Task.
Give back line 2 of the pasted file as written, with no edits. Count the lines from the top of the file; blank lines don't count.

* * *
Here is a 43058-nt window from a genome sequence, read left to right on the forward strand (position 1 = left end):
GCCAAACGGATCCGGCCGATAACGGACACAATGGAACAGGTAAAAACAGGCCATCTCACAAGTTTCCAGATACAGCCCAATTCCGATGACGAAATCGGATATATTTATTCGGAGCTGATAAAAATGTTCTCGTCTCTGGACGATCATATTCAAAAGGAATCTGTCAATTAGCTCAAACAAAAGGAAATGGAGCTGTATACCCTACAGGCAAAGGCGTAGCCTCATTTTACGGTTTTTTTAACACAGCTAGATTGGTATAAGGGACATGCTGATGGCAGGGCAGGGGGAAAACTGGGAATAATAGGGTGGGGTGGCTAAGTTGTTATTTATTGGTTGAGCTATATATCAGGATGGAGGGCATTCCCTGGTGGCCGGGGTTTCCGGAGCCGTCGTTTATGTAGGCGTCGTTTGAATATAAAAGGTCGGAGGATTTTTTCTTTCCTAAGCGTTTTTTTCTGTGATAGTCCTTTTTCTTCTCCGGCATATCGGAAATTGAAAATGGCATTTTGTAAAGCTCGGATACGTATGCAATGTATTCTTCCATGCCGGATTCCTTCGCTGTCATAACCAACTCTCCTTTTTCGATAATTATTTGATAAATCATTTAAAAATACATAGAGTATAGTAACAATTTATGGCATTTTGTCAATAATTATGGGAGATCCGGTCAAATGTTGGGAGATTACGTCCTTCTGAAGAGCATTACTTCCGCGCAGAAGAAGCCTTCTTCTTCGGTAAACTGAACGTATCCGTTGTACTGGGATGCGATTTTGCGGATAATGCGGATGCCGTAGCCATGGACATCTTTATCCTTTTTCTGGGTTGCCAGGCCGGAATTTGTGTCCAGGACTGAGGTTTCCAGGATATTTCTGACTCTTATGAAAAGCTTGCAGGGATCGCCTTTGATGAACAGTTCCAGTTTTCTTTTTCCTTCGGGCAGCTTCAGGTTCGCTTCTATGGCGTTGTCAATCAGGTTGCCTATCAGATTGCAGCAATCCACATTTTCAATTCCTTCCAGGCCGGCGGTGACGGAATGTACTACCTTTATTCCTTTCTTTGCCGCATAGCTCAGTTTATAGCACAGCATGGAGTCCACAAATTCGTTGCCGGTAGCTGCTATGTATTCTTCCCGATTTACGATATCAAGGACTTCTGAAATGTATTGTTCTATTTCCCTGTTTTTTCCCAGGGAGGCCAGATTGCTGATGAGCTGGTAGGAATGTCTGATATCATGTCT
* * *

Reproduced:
GCCAAACGGATCCGGCCGATAACGGACACAATGGAACAGGTAAAAACAGGCCATCTCACAAGTTTCCAGATACAGCCCAATTCCGATGACGAAATCGGATATATTTATTCGGAGCTGATAAAAATGTTCTCGTCTCTGGACGATCATATTCAAAAGGAATCTGTCAATTAGCTCAAACAAAAGGAAATGGAGCTGTATACCCTACAGGCAAAGGCGTAGCCTCATTTTACGGTTTTTTTAACACAGCTAGATTGGTATAAGGGACATGCTGATGGCAGGGCAGGGGGAAAACTGGGAATAATAGGGTGGGGTGGCTAAGTTGTTATTTATTGGTTGAGCTATATATCAGGATGGAGGGCATTCCCTGGTGGCCGGGGTTTCCGGAGCCGTCGTTTATGTAGGCGTCGTTTGAATATAAAAGGTCGGAGGATTTTTTCTTTCCTAAGCGTTTTTTTCTGTGATAGTCCTTTTTCTTCTCCGGCATATCGGAAATTGAAAATGGCATTTTGTAAAGCTCGGATACGTATGCAATGTATTCTTCCATGCCGGATTCCTTCGCTGTCATAACCAACTCTCCTTTTTCGATAATTATTTGATAAATCATTTAAAAATACATAGAGTATAGTAACAATTTATGGCATTTTGTCAATAATTATGGGAGATCCGGTCAAATGTTGGGAGATTACGTCCTTCTGAAGAGCATTACTTCCGCGCAGAAGAAGCCTTCTTCTTCGGTAAACTGAACGTATCCGTTGTACTGGGATGCGATTTTGCGGATAATGCGGATGCCGTAGCCATGGACATCTTTATCCTTTTTCTGGGTTGCCAGGCCGGAATTTGTGTCCAGGACTGAGGTTTCCAGGATATTTCTGACTCTTATGAAAAGCTTGCAGGGATCGCCTTTGATGAACAGTTCCAGTTTTCTTTTTCCTTCGGGCAGCTTCAGGTTCGCTTCTATGGCGTTGTCAATCAGGTTGCCTATCAGATTGCAGCAATCCACATTTTCAATTCCTTCCAGGCCGGCGGTGACGGAATGTACTACCTTTATTCCTTTCTTTGCCGCATAGCTCAGTTTATAGCACAGCATGGAGTCCACAAATTCGTTGCCGGTAGCTGCTATGTATTCTTCCCGATTTACGATATCAAGGACTTCTGAAATGTATTGTTCTATTTCCCTGTTTTTTCCCAGGGAGGCCAGATTGCTGATGAGCTGGTAGGAATGTCTGATATCATGTCT